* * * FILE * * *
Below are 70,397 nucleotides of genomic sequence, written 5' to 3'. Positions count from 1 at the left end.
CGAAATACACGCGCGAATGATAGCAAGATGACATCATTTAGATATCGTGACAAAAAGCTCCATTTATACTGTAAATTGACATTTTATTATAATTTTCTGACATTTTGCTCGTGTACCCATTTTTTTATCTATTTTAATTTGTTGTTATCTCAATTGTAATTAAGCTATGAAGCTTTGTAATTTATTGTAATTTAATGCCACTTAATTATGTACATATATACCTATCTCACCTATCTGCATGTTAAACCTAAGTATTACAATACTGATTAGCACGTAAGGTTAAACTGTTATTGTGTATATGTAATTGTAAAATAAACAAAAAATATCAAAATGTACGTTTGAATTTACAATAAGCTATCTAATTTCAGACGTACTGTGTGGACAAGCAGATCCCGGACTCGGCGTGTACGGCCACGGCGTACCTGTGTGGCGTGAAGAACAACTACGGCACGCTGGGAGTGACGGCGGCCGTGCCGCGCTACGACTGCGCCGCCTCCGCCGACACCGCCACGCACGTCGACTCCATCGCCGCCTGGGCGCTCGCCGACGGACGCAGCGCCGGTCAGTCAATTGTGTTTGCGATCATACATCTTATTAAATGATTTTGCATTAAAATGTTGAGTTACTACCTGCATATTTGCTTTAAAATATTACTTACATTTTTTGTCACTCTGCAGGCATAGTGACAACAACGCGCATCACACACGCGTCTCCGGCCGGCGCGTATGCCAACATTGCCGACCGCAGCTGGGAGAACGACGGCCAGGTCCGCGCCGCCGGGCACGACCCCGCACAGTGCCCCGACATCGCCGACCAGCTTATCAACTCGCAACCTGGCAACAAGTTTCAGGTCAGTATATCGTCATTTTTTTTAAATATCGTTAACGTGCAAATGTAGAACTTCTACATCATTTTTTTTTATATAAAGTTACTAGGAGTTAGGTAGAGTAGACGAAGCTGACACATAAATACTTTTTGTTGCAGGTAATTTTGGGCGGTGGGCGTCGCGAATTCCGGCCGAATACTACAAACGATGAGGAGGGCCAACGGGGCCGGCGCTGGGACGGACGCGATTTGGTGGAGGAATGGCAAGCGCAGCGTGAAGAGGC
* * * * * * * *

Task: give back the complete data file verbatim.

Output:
Below are 70,397 nucleotides of genomic sequence, written 5' to 3'. Positions count from 1 at the left end.
CGAAATACACGCGCGAATGATAGCAAGATGACATCATTTAGATATCGTGACAAAAAGCTCCATTTATACTGTAAATTGACATTTTATTATAATTTTCTGACATTTTGCTCGTGTACCCATTTTTTTATCTATTTTAATTTGTTGTTATCTCAATTGTAATTAAGCTATGAAGCTTTGTAATTTATTGTAATTTAATGCCACTTAATTATGTACATATATACCTATCTCACCTATCTGCATGTTAAACCTAAGTATTACAATACTGATTAGCACGTAAGGTTAAACTGTTATTGTGTATATGTAATTGTAAAATAAACAAAAAATATCAAAATGTACGTTTGAATTTACAATAAGCTATCTAATTTCAGACGTACTGTGTGGACAAGCAGATCCCGGACTCGGCGTGTACGGCCACGGCGTACCTGTGTGGCGTGAAGAACAACTACGGCACGCTGGGAGTGACGGCGGCCGTGCCGCGCTACGACTGCGCCGCCTCCGCCGACACCGCCACGCACGTCGACTCCATCGCCGCCTGGGCGCTCGCCGACGGACGCAGCGCCGGTCAGTCAATTGTGTTTGCGATCATACATCTTATTAAATGATTTTGCATTAAAATGTTGAGTTACTACCTGCATATTTGCTTTAAAATATTACTTACATTTTTTGTCACTCTGCAGGCATAGTGACAACAACGCGCATCACACACGCGTCTCCGGCCGGCGCGTATGCCAACATTGCCGACCGCAGCTGGGAGAACGACGGCCAGGTCCGCGCCGCCGGGCACGACCCCGCACAGTGCCCCGACATCGCCGACCAGCTTATCAACTCGCAACCTGGCAACAAGTTTCAGGTCAGTATATCGTCATTTTTTTTAAATATCGTTAACGTGCAAATGTAGAACTTCTACATCATTTTTTTTTATATAAAGTTACTAGGAGTTAGGTAGAGTAGACGAAGCTGACACATAAATACTTTTTGTTGCAGGTAATTTTGGGCGGTGGGCGTCGCGAATTCCGGCCGAATACTACAAACGATGAGGAGGGCCAACGGGGCCGGCGCTGGGACGGACGCGATTTGGTGGAGGAATGGCAAGCGCAGCGTGAAGAGGC